Water Resources Development Act Expensive, Damaging

RiverOtter_SaraLopez_219x219Senate set to vote on Water Resources Development Act this week

Today, spokespeople representing three different backgrounds and perspectives offered up their opinions of the Water Resources Development Act (S.601), which is scheduled for a cloture vote at noon Tuesday ET.

Download the audio of the telepresser here.

Steve Ellis, Vice-President, Taxpayers for Common Sense“We’re opposed to the Senate Water Resources Development Act because it cedes too much power to the administration and it costs too much money. When we are looking at enormous budget deficits, we have a $16.5 trillion debt, we have got to prioritize our investments and this bill does very little of that. It also adds to the $60 billion project backlog the Corps already has.” (Mr. Ellis speaks from 1:55 to 6:38 on the audio recording.)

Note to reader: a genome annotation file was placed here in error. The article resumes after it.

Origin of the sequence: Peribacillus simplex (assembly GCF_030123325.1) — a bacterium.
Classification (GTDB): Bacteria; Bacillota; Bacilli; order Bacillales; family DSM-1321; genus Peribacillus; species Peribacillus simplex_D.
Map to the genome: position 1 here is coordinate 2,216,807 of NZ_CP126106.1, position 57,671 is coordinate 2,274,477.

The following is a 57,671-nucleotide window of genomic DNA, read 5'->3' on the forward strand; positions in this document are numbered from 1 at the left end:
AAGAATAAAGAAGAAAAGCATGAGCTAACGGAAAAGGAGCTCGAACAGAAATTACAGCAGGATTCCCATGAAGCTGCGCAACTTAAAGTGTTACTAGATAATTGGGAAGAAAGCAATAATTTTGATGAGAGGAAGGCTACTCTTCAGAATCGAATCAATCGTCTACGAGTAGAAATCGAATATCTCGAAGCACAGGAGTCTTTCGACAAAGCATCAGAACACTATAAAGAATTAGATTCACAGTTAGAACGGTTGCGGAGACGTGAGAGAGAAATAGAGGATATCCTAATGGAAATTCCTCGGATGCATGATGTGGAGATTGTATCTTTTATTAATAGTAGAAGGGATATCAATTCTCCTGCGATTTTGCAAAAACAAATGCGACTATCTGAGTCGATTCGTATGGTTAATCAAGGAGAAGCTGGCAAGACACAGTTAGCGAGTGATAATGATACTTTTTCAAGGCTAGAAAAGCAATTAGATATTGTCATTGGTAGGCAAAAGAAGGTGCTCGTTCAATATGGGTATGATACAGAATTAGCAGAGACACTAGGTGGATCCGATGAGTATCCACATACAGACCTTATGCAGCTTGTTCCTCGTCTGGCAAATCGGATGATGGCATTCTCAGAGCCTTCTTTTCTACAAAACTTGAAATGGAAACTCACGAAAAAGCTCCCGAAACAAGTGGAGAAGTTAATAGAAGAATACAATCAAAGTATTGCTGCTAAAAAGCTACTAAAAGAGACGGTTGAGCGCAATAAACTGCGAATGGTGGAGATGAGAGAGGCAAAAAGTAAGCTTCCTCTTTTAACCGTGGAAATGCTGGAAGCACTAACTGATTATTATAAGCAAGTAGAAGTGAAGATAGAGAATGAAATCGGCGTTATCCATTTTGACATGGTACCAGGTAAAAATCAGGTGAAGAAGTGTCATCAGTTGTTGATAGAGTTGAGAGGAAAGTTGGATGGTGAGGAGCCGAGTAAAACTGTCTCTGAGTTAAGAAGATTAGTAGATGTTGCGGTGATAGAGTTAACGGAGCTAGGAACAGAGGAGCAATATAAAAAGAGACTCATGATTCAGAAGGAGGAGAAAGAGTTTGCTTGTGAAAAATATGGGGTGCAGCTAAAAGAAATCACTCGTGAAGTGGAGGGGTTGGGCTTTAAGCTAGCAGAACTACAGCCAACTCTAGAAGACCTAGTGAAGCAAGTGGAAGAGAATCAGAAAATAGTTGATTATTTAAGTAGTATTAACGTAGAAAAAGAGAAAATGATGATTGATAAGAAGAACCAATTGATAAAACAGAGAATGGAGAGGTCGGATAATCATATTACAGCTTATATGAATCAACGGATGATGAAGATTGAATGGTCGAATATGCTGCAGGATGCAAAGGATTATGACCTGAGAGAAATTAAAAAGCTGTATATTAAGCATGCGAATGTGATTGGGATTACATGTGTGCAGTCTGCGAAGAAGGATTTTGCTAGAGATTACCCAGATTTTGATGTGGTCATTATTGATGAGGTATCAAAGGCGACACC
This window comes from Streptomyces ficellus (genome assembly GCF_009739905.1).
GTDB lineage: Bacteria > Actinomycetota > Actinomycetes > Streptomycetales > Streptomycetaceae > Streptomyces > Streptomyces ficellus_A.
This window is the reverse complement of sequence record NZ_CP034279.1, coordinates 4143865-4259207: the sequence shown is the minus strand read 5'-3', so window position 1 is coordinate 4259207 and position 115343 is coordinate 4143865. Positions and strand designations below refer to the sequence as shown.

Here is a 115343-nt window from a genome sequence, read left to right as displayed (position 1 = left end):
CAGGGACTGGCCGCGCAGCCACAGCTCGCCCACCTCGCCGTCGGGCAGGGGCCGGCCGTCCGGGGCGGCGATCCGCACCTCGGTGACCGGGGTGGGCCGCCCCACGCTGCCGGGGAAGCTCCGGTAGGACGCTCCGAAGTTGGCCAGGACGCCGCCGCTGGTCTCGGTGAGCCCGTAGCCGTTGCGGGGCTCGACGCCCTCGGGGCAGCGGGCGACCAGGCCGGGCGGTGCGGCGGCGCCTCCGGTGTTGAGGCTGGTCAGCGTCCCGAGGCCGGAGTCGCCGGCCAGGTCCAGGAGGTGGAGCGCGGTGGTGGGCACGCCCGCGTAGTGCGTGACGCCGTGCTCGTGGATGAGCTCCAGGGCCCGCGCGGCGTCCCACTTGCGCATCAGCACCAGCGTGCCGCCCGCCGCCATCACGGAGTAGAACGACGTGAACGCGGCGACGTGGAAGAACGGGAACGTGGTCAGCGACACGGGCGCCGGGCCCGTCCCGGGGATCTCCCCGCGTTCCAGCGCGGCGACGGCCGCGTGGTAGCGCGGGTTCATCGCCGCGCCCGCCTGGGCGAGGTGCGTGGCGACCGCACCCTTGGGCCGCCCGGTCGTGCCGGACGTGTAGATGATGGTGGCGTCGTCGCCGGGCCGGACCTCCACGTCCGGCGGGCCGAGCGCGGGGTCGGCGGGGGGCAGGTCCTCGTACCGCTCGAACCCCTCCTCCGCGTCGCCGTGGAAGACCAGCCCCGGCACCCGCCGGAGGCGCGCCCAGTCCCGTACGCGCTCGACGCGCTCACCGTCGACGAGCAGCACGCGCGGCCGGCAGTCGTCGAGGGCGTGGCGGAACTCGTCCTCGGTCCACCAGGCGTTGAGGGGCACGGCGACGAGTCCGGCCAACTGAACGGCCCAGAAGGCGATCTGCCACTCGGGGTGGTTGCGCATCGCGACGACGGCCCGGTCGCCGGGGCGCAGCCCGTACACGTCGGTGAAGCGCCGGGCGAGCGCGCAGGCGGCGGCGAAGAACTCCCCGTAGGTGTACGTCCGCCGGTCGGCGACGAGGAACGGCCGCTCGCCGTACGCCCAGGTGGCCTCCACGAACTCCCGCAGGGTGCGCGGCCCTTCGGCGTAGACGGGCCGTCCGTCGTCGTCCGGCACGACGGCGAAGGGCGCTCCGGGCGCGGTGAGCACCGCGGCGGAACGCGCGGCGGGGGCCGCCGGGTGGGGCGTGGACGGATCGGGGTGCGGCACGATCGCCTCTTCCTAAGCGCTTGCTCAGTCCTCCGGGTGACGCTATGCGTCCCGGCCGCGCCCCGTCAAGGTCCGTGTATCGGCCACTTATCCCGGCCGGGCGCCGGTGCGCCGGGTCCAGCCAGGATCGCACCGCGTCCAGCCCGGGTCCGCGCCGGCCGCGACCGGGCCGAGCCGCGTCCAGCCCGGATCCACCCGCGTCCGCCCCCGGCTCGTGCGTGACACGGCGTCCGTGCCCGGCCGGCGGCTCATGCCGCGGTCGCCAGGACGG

Melissa Samet, Senior Water Resources Counsel, National Wildlife Federation: “The bill strikes at the environment by undermining protections that have been provided by the nation’s environmental laws for four decades. … The Corps has a long and well-documented history of fundamentally flawed project studies. The Corps also has a well-recognized institutional bias for constructing large scale projects that damage the nation’s rivers, coasts and wetlands even when less damaging options are available.” (Ms. Samet speaks from 6:38 to 11:24 on the audio recording.)

Michael L Davis, former deputy assistant secretary of the Army for Civil Works and vice president at Keith and Schnars“There’s no evidence that these types of reviews substantially slow down projects…. One of the most critical things the water resources bill can do is set some priorities for our water resources portfolio in this country. Looking at the backlog and getting rid of the things that are no longer needed or ought not to be constructed with contemporary thinking about the environment. … It is naïve to believe that you can just streamline these processes without understanding one of the real issues, which is the funding and staffing of these agencies.” (Mr. Davis speaks from 11:24 to 17:00 on the audio recording.)

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Published: May 13, 2013